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Down the Rabbit Hole
Paul Kiritsis, PsyD candidate, DPhil., MA (Psychology), MA (History)

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The Birth of the Minoan Empire (Part Two)

Paul Kiritsis - Sunday, October 09, 2011

Nowadays, we like to commend ourselves for the technological and scientific ambiance of the twenty-first century. The evolution of interactive applications such as iPhones, iPads, HTC androids, and social networking systems such as Facebook, Twitter and MySpace, have shortened distances and shrunk our world considerably. They’ve also contributed to some less favorable consequences, namely the turning inward of attention which has stunted social interaction and to a greater extent, disconnection from the natural cycles of the planet and the larger cosmos. The aforementioned feats, if you wish to call them that, have been made possible through the fiercely resistant patriarchal mentality of the Iron Age, the greater will to achieve transcendence through the subjugation of Nature irrespective of whether or not the enterprise draws to itself the loss of life. Foremost of this movement were the Mycenaean Greeks whose endless pursuits of power were epitomized in Homer’s Iliad and Odyssey and continued by Virgil in the Aeneid.

This masculine aesthetic domination of nature deemed noble, heroic and glorious garnered expression in the formation of communities that were underpinned by compartmentalization, by the induction of hierarchy and conventional marriage. Given that the masculine or yang-consciousness has always been connected with territoriality and activity and hence with the fiery energy of the sun, it makes sense that the early patriarchal cultures would have adopted a calendrical system with the solar satellite as prevailing mediator. The fundamental aim of this civil calendar was to order the government administration according to the diurnal or daytime hours of the twenty-four hour cycle. Its induction was something of a retrograde step in all respects, for it jettisoned the lunar and stellar cycles which had mediated the religious and spiritual affairs of our ancient ancestors and consequently disconnected us from the celestial movements and events which stood as great markers on a wheel of time that was both measureable and eternal.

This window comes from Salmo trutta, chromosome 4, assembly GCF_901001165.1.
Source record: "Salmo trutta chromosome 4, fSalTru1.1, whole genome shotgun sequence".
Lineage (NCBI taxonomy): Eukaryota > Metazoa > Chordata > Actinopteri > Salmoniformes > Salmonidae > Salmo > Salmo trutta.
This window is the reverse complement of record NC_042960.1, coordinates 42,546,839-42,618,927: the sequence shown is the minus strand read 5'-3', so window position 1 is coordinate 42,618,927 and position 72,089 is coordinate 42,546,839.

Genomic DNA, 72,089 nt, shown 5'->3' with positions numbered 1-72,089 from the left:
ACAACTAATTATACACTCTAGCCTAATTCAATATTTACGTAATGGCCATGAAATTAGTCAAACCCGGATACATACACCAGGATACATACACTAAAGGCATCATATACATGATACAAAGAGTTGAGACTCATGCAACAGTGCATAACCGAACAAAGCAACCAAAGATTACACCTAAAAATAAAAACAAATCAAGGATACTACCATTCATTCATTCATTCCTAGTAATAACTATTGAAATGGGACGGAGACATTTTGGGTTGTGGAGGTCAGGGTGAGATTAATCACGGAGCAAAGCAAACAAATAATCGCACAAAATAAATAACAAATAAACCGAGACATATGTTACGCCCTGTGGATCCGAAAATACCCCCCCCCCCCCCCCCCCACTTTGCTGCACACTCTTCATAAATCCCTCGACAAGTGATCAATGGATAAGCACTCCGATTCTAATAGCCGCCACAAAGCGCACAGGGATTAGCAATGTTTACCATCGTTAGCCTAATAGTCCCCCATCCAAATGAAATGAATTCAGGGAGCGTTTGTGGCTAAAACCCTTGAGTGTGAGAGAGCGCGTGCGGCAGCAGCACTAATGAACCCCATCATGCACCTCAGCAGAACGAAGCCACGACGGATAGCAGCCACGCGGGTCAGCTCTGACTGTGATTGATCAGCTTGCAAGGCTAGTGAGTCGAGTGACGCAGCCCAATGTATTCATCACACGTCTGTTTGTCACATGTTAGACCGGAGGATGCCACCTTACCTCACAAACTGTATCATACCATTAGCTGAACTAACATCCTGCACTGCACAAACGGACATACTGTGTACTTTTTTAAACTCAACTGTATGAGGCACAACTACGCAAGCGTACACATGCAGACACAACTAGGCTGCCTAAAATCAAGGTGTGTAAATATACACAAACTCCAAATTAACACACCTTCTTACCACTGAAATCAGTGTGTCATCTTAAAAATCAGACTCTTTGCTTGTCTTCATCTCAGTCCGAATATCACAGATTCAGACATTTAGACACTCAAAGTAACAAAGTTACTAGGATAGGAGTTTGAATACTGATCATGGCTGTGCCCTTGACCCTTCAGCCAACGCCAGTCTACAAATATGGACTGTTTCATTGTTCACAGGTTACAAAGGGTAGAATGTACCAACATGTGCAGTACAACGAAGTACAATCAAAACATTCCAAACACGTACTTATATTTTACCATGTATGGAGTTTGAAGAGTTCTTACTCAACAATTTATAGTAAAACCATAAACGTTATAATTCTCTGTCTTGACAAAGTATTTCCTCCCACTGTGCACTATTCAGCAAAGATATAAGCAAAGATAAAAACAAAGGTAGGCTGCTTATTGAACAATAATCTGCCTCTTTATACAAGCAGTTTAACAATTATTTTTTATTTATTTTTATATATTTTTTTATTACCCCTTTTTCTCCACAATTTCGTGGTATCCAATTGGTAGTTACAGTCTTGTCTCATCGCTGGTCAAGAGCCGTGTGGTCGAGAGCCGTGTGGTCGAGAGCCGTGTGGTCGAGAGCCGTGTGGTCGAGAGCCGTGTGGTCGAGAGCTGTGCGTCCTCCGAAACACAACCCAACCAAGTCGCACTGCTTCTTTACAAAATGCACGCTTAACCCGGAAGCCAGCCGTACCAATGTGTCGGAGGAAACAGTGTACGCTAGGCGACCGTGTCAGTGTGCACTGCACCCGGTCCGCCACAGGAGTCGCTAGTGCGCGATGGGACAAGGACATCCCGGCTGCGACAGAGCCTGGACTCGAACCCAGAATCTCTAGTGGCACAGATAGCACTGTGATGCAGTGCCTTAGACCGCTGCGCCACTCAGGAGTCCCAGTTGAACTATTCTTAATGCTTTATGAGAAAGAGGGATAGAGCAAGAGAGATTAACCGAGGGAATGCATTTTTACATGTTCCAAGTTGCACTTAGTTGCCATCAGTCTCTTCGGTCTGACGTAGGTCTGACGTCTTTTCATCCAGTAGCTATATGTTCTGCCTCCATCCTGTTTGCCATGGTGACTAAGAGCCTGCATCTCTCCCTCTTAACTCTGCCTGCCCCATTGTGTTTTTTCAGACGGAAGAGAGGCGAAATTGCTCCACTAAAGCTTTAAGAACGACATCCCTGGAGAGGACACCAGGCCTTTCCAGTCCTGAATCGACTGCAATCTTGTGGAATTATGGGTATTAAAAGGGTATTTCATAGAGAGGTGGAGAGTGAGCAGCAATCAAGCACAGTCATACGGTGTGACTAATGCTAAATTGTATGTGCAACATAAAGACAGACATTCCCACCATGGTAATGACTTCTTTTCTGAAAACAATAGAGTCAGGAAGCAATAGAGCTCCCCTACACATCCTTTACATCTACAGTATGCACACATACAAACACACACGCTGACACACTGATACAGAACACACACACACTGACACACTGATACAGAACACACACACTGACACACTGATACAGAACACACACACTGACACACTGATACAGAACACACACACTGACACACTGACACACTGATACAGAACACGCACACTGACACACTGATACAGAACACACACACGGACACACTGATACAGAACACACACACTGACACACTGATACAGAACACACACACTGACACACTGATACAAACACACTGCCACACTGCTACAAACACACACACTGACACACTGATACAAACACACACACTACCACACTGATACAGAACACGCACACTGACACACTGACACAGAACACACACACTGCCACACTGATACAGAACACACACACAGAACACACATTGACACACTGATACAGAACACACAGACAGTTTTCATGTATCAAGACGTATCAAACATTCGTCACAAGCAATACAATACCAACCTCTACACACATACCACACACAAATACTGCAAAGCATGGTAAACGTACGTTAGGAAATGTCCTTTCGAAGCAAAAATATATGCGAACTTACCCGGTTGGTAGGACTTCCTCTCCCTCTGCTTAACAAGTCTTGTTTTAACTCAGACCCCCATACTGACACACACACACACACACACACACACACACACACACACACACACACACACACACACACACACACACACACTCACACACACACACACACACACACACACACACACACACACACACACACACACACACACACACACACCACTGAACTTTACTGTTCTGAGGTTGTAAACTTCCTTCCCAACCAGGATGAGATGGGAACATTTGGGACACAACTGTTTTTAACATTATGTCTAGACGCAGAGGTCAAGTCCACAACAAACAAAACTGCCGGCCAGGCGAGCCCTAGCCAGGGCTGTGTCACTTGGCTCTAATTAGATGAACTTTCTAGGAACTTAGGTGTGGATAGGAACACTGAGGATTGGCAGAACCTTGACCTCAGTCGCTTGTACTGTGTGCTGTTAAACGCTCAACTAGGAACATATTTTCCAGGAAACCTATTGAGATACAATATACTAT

When the all-powerful priests of Heliopolis introduced the solar-based civil calendar into Upper Egypt during the first quarter of the third millennium BC, the lunar chronometer was retained as the mediator of religious and spiritual events. The Greeks, whom frequented Egyptian shores, followed in their stead and devised the administration of their own city states with a similar calendar. But it was merely a case of prolonging an indelible and inevitable death, for when the Romans supplanted the old calendrical systems with the Julian one in 45bce, the likes of the tropical or solar year was given comprehensive presence. Hence the moon and stars, demoted by the Heliopolitan priests as secondary regulators of the wheel of time, soon found themselves at the very bottom of the cosmic totem pole, imprisoned within the dithering shades of human memory.

Foremost of these memories was lunar nutation, a vacillating motion in the moon’s axial rotation that causes a continual shift in the position of ascension along the horizon and culminates with a return to its point of origin every 18.6 years. An even more significant and dramatic astronomical phenomenon that was temporally lost recurs every nineteen years and involves the harmonious alignment of the sun and moon. Known as the Metonic cycle, the nineteen tropical (solar) years or two-hundred and thirty-five synodic (lunar) months it takes for the lunar phases to begin to unravel on the same days of the same months of each year again would have no doubt impressed the Minoan astronomer-priestesses and priests. This ever-present and eternal cycle which repeated at thirty-eight, fifty-seven, seventy-six years and so forth would have been perceived as a Sacred Marriage, a Hieros Gamos between the lunar and solar energies and consequently a renewal of truth and order in what at times would have probably appeared to be a chaotic and nonsensical universe.